From Crossroads to Crossroads… to this moment in time…

To be understood… overrated. To seek to understand is the beginning of growth. Walking the middle ground, I have always felt a foreigner to divided worlds. Whether it be in music or my belief in Truth, the divide of a traditional yet progressive upbringing, or the world created within myself….

I was born in Canada and grew up with my single mother and grandmother. I spent most of my days with grandma while mom spent her days (and holiday nights as I remember) working. I also spent a lot of time with my older cousins who played a part in influencing and exposing me to top 40, pop culture, and seeing what being"cool" looked like. I admired them then and still do at present…

Grandma told my mom that she had a dream right before I was born. She had a vision of a baby girl holding a violin. By the time I was 4 yrs old, I had already heard classical, jazz, pop, and many other random noises that I preferred over another. I had an inclination to "listening" (i.e.: stopping whatever I was doing) and or dancing to classical music, according to mom's observations and to my memory. I have, in fact, very distinct memories of my childhood and I always love going back to them. It wasn't all bliss, but it wasn't all that shabby either. I could definitely say there was never a dull moment being a part of a family full of korean women. I never fully understood the inner strength my mother had until recent. Probably because I never knew we were poor, when we didn't have "much". I felt I had much. I felt loved, cared for, and I guess, in a sense, I did get it. I was aware of much and was affected by every occurrence or experience. I had a quirky sympathy and sometimes overtly emotional "sadness" for my mother. I remember going to the movies when I was about 5 or 6, and it was a children's movie. I didn't want to go for her sake because it was a "children's" movie and knowing she would be going for my sake.

My mother was hardly strict with me growing up. I had a pretty flexible childhood with the after school tv shows, practice averaging up 2 hrs a day at most, hanging out with friends, going to the park, and saturday morning cartoons with my cousin. I was very organized as a child and being the nerd that I still am, I used to make sure my homework was all done before getting to do all the fun things.

I also once never uttered a word to either of my first two teachers. ever. A hello mostly and many nods. Yet, we were able to communicate through words and music. I first spoke to my teachers years later after I had left to study in the States.They were so gracious and truly shaped who I am today in so many ways. I used to get really nervous before concerts and competitions as a child always ending up playing on an empty stomach. And it's not that I "loved" the stage or limelight of sorts, but it was something I just did. It was a part of my life from the beginning.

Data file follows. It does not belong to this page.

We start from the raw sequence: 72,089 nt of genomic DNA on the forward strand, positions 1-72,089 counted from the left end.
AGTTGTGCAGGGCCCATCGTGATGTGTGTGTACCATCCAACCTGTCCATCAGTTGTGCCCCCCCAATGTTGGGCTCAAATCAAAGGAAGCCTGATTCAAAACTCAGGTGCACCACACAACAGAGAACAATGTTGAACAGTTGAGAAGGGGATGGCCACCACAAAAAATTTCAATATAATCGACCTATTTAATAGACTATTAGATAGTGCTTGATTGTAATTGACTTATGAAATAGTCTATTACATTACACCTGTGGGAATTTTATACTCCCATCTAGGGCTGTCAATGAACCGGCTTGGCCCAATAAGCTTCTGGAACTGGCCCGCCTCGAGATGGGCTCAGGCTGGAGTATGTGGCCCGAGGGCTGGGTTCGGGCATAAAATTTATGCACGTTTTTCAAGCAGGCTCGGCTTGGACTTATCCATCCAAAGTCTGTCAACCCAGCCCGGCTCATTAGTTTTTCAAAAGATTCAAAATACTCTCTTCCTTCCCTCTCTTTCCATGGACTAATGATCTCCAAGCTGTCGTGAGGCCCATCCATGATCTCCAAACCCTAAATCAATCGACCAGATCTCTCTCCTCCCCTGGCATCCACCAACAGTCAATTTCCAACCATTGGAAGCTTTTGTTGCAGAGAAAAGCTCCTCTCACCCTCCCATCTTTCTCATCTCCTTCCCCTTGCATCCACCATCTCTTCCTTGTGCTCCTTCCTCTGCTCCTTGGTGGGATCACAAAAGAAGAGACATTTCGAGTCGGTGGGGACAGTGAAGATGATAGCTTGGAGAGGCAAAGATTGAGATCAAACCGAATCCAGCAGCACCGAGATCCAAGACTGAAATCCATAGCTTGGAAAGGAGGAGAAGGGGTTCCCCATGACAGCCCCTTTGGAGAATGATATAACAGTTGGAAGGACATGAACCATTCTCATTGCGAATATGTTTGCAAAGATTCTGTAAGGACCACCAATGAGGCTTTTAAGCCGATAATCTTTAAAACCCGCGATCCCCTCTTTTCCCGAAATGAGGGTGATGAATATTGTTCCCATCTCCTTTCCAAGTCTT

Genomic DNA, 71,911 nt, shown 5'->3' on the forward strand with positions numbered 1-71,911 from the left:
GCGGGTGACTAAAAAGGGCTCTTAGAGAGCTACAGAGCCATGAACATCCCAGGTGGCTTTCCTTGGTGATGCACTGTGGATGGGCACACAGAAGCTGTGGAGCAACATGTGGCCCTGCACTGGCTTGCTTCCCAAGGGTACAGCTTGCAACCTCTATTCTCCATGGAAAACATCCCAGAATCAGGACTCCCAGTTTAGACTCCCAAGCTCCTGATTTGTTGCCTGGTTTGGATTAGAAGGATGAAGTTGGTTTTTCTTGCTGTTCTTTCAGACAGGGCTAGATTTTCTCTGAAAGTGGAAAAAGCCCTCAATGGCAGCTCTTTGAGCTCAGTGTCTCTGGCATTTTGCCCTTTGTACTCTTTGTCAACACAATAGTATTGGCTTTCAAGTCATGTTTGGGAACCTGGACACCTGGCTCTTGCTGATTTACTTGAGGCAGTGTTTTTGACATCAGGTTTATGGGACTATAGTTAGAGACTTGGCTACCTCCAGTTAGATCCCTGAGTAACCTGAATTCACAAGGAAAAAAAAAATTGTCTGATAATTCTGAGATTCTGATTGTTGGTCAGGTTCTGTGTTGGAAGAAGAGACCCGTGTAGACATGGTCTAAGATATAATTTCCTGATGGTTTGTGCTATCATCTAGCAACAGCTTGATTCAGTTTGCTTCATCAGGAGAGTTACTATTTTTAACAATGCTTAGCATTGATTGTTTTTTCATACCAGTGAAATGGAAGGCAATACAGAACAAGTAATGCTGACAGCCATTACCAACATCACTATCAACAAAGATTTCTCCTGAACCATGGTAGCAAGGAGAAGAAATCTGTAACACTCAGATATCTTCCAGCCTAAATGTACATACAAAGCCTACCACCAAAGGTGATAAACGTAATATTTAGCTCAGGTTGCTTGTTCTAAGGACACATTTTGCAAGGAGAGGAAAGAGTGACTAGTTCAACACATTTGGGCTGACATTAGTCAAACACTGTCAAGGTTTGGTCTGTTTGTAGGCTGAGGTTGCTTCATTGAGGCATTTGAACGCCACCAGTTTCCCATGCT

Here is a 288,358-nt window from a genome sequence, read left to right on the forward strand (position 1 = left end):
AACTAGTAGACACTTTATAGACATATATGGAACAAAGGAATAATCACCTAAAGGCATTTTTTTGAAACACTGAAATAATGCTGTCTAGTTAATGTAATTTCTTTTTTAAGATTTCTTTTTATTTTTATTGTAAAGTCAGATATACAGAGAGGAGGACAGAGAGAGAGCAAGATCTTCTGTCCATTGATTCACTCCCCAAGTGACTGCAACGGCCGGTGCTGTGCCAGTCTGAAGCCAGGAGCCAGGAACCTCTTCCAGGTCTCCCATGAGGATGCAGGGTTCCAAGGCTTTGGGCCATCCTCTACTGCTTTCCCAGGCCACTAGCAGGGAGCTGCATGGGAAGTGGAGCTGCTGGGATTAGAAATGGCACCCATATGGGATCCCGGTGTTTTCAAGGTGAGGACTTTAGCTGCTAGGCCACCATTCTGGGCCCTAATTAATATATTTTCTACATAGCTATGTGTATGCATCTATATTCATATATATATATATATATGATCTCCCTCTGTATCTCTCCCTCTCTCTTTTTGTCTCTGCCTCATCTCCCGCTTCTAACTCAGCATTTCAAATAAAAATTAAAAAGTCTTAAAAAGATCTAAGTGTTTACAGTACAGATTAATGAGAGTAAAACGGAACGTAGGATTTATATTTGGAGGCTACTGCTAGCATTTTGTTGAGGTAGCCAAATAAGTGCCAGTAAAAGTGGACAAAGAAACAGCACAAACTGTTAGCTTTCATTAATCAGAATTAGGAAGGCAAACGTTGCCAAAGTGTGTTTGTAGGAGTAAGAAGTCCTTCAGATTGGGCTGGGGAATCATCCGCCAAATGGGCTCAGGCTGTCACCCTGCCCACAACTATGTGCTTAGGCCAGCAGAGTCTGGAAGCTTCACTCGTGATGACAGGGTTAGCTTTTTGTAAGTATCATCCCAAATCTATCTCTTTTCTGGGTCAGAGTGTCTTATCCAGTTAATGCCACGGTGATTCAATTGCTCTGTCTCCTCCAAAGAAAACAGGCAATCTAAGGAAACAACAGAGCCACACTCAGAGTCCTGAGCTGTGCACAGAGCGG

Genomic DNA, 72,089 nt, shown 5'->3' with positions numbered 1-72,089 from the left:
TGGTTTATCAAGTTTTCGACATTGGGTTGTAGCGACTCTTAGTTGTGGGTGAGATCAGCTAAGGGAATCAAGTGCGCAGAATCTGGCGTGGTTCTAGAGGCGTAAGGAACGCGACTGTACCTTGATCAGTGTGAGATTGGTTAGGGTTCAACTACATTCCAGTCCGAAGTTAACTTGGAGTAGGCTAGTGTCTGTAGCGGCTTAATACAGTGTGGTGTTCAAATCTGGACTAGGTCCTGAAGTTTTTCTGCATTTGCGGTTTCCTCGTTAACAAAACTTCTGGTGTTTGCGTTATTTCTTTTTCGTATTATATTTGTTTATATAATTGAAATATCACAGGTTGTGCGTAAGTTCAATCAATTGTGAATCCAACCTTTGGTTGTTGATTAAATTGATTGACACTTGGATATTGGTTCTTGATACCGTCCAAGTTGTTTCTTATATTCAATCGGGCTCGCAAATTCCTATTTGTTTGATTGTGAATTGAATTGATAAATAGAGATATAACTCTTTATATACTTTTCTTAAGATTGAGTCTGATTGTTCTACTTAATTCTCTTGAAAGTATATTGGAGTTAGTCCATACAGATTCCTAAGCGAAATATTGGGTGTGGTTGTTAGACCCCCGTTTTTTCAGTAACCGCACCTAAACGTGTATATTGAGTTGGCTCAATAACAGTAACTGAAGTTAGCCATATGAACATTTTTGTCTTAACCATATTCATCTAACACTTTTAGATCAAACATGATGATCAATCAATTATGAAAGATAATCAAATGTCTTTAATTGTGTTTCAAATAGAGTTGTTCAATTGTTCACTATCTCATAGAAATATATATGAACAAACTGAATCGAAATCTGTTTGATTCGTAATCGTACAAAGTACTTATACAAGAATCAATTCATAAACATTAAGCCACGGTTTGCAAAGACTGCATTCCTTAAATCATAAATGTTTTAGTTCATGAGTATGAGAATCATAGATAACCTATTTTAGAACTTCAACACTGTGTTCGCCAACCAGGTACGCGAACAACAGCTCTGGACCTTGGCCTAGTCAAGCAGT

I always loved to make up stories in my mind and perform mini plays with my stuffed animals. I would invite my friends to direct them in my shows. In my head, I remember inventing a make believe family and kids with cool names, unlike mine. I loved making house floor plans as a child and also was obsessed with cleaning other peoples' houses. Improv and make believing spilled over into my practice sessions. I began practicing on my own at around 7 or 8 and used to go to the bathroom, because of the mini- concert hall -esque "reverb" and I was performing in front of a huge audience. I liked to run through pieces. I'd play things I heard by ear and "perform". I would make up melodies instead of playing scales or etudes.

Growing up, I was a tomboy. I loved track, dodgeball, floor hockey, beating up the boys (just kidding! sorta) building snow forts, and sledding. I also played some volleyball but wasn't a fan at all. A few days before I flew out to Philadelphia for an audition to the Curtis Institute of Music, I fractured my wrist during volleyball practice at school. I went anyway. It felt fine, as long as I didn't practice too much.

I moved to Philly the following September and enrolled at Curtis, having skipped a grade in middle school as well. I enjoyed middle school. Met some of the funniest, lovable people. Had a crush and a boy named Billy Zuchman had a crush on me… probably the first boy to like me. Billy, if you're reading this, i'm itching to know what you're up to. =p) (One of my dreams is to be re-united with all of my classmates from pre-school on.) I was on the cheerleading team. Not the kind you're imagining but a hip hop team. I learned moves I still remember. I was living the urban life and loving it.

I had some intense training at Curtis. I learned repertoire fast. Tchaikovsky, Goldmark, Glazunov concerto … 3 days memorized including the score each at age 12. The blessing in all of that is that it allowed me to learn things very quickly especially from that point on. But I started to drift. I stopped practicing and started improvising, practicing piano, making up stories in my head, writing poems, and hanging out at the park.